Abstract: Overparameterization in deep learning has shown to be powerful: very large models can fit the training data perfectly and yet generalize well. Investigation of overparameterization brought back the study of linear models, which, like more complex models, show a “double descent” behavior. This involves two features: (1) The risk (out-of-sample prediction error) can grow arbitrarily when the number of samples n approaches the number of parameters p (from either side), and (2) the risk decreases with p at p > n, sometimes achieving a lower value than the lowest risk at p < n. The divergence of the risk at p = n is related to the condition number of the empirical covariance in the feature set. For this reason, it can be avoided with regularization. In this work we show that performing a PCA-based dimensionality reduction also avoids the divergence at p = n; we provide a finite upper bound for the variance of the estimator that decreases with p. This result contrasts with recent work that shows that a different form of dimensionality reduction—one based on the population covariance instead of the empirical covariance—does not avoid the divergence. We connect these results to an analysis of adversarial attacks, which become more effective as they raise the condition number of the empirical covariance of the features. We show that ordinary least squares is arbitrarily susceptible to data-poisoning attacks in the overparameterized regime—unlike the underparameterized regime—and how regularization and dimensionality reduction improve its robustness. We also translate the results on the highly overparameterized linear regression regime to Gaussian Processes.

Where: Zoom: https://umd.zoom.us/j/95136329340?pwd=RW1FdWtNREkzWFV0K1NiM09HaUZHdz09

Speaker: Alexander Volfovsky (Duke University) -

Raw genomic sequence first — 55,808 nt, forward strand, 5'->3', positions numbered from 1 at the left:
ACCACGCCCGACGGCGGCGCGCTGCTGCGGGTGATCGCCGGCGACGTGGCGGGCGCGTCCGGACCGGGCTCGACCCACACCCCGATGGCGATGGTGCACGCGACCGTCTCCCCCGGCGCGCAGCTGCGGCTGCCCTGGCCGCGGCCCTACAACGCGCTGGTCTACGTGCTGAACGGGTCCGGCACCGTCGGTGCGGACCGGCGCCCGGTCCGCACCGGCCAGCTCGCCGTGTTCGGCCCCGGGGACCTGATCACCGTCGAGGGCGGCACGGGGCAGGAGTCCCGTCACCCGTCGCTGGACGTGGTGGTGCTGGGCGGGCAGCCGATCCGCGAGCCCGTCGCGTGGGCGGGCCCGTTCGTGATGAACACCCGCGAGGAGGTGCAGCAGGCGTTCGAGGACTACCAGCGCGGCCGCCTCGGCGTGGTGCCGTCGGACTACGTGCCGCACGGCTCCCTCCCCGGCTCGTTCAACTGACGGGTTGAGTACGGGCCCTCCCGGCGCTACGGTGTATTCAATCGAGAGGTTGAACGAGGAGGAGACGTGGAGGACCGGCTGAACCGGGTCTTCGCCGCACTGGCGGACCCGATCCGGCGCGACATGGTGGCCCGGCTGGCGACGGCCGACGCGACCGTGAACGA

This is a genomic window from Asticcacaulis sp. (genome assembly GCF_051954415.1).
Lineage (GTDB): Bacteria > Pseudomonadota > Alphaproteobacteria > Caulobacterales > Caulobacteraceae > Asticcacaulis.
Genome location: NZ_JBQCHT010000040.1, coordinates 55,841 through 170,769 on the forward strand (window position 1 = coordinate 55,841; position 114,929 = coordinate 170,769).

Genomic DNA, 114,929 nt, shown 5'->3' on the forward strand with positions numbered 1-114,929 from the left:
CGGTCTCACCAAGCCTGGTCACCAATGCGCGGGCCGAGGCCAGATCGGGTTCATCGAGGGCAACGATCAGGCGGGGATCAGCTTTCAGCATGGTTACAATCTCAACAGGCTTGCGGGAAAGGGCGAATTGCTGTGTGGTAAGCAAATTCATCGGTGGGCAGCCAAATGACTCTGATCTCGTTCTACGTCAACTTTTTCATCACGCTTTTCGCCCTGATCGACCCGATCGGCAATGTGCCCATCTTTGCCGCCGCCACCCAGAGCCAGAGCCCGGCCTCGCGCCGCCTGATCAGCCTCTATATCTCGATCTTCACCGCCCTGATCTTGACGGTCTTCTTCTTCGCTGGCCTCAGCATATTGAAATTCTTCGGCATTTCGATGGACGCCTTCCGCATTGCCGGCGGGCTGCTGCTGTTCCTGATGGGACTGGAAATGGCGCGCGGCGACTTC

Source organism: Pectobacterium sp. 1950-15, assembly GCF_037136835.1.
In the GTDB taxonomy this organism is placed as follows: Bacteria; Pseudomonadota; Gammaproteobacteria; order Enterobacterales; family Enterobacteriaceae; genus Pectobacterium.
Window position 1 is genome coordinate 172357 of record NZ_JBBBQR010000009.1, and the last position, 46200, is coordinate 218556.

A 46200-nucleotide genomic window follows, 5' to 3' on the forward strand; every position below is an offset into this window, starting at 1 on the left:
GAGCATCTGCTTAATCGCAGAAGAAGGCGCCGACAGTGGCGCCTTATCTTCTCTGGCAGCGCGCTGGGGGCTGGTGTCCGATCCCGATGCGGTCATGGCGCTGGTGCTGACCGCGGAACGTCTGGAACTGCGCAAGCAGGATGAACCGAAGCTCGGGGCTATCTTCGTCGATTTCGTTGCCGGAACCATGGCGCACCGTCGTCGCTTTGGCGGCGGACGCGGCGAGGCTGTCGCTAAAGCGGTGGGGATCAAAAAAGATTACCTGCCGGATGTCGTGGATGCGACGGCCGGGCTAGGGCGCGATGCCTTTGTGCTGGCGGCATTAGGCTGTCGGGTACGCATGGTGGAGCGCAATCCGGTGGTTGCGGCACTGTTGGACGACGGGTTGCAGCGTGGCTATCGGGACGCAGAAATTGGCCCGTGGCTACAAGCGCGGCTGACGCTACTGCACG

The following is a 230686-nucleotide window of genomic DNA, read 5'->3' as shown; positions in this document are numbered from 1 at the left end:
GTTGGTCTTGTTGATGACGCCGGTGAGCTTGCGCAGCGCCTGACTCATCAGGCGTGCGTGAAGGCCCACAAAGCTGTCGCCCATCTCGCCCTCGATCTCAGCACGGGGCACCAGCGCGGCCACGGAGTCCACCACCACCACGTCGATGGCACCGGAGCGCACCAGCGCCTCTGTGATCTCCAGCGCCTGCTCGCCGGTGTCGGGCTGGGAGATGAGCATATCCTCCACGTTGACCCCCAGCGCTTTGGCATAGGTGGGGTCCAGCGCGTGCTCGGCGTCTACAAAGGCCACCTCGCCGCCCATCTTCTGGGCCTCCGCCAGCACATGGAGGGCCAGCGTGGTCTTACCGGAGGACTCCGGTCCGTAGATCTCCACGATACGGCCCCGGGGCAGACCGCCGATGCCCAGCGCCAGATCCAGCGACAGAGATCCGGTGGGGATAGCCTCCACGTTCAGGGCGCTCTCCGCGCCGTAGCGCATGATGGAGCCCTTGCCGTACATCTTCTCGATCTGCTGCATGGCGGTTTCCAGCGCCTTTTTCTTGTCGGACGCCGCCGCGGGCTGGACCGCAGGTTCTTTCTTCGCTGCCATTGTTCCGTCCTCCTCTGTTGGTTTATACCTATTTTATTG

Abstract: A classical problem in causal inference is that of matching treatment units to control units in an observational dataset. This problem is distinct from simple estimation of treatment effects as it provides additional practical interpretability of the underlying causal mechanisms that is not available without matching. Some of the main challenges in developing matching methods arise from the tension among (i) inclusion of as many relevant covariates as possible in defining the matched groups, (ii) having matched groups with enough treated and control units for a valid estimate of average treatment effect in each group, (iii) computing the matched groups efficiently for large datasets, and (iv) dealing with complicating factors such as non-independence among units. Many matching methods require expert input into the choice of distance metric that guides which covariates to match on and how to match on them. This task becomes impractical for modern electronic health record and large online social network data simply because humans are not naturally adept at constructing high dimensional functions manually. We propose the Almost Matching Exactly (AME) framework to tackle these problems for categorical covariates. At its core this framework proposes an optimization objective for match quality that captures covariates that are integral for making causal statements while encouraging as many matches as possible. We demonstrate that this framework is able to construct good matched groups on relevant covariates and leverage these high quality matches to estimate conditional average treatment effects (CATEs) in the study of the effects of a mother’s smoking status on pregnancy outcomes. We further extend the methodology to incorporate continuous and other complex covariates.